Many consumers are eager to use credit cards to help make the purchases in their day-to-day lives a little easier to afford. But if you have bad credit, you probably know that this isn’t always possible.
During the recession, many lenders significantly tightened their standards for who they would grant credit cards to, but even as those requirements are becoming broader, it’s not always easy for some people to obtain a new credit card. Fortunately, there are options they may be able to tap to both make payments easier to handle and simultaneously reestablish their credit standing.
A good option is a secured credit card, which is line of credit that’s set up by making a one-time payment to a lender. That payment will establish the credit limit on your new card, and experts recommend that it shouldn’t exceed more than a few hundred dollars. After all, the purpose of this card is to reestablish your credit, so you’ll want to keep your limit low enough that you’ll be able to pay it off in full every month.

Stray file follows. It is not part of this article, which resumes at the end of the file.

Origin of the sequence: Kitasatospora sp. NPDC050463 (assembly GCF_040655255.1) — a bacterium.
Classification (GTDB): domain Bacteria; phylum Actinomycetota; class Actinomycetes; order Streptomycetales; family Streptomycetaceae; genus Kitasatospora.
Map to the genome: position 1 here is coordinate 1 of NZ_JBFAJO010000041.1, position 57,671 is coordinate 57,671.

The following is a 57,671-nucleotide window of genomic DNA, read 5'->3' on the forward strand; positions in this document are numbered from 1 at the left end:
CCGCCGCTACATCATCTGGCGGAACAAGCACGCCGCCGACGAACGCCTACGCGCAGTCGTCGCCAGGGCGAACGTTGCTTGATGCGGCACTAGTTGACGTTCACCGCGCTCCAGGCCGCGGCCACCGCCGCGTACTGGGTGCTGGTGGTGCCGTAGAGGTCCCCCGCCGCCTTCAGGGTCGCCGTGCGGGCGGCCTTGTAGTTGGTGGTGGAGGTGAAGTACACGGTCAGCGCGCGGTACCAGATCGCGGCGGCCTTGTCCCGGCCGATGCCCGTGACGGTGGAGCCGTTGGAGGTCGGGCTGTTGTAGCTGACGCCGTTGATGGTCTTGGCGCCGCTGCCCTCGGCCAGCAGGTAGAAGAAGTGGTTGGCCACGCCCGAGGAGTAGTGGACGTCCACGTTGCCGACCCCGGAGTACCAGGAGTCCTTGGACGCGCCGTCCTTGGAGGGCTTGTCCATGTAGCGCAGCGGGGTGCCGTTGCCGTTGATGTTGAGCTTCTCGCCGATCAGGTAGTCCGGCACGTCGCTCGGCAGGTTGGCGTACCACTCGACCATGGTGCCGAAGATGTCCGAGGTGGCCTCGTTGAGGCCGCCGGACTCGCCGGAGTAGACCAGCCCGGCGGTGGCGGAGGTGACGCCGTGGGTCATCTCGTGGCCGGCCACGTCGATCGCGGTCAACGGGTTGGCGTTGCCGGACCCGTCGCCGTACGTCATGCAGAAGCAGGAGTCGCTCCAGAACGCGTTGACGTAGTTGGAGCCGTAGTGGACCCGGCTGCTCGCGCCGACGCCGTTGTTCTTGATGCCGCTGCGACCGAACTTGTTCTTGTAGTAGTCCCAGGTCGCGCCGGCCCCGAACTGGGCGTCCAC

Once you have this card, you should use it sparingly, so that you can properly reestablish your history of making on-time payments while simultaneously keeping your debt utilization ratio—meaning the amount you’re borrowing versus what your total limits are—relatively low. Despite a popular myth, lenders want you owing as little as possible, so keeping your balance close to zero is a great idea when you’re trying to build your credit.
Once you’ve had your secured credit card for a few months, and have been using it responsibly, begin exploring your other options. Secured cards, because they carry lower limits and typically higher-than-average interest rates, should be viewed as credit card training wheels. Finding a new card with a slightly higher limit and more affordable rate will help you boost your spending power once you’re comfortable with using credit again, but should still help to prevent you from running up too much debt.
As always, when looking for any type of line of credit, you should be careful to review a number of options, rather than signing up for the first one you find, to make sure you’re getting the best possible deal.
[Credit Cards: Research and compare credit cards at Credit.com.]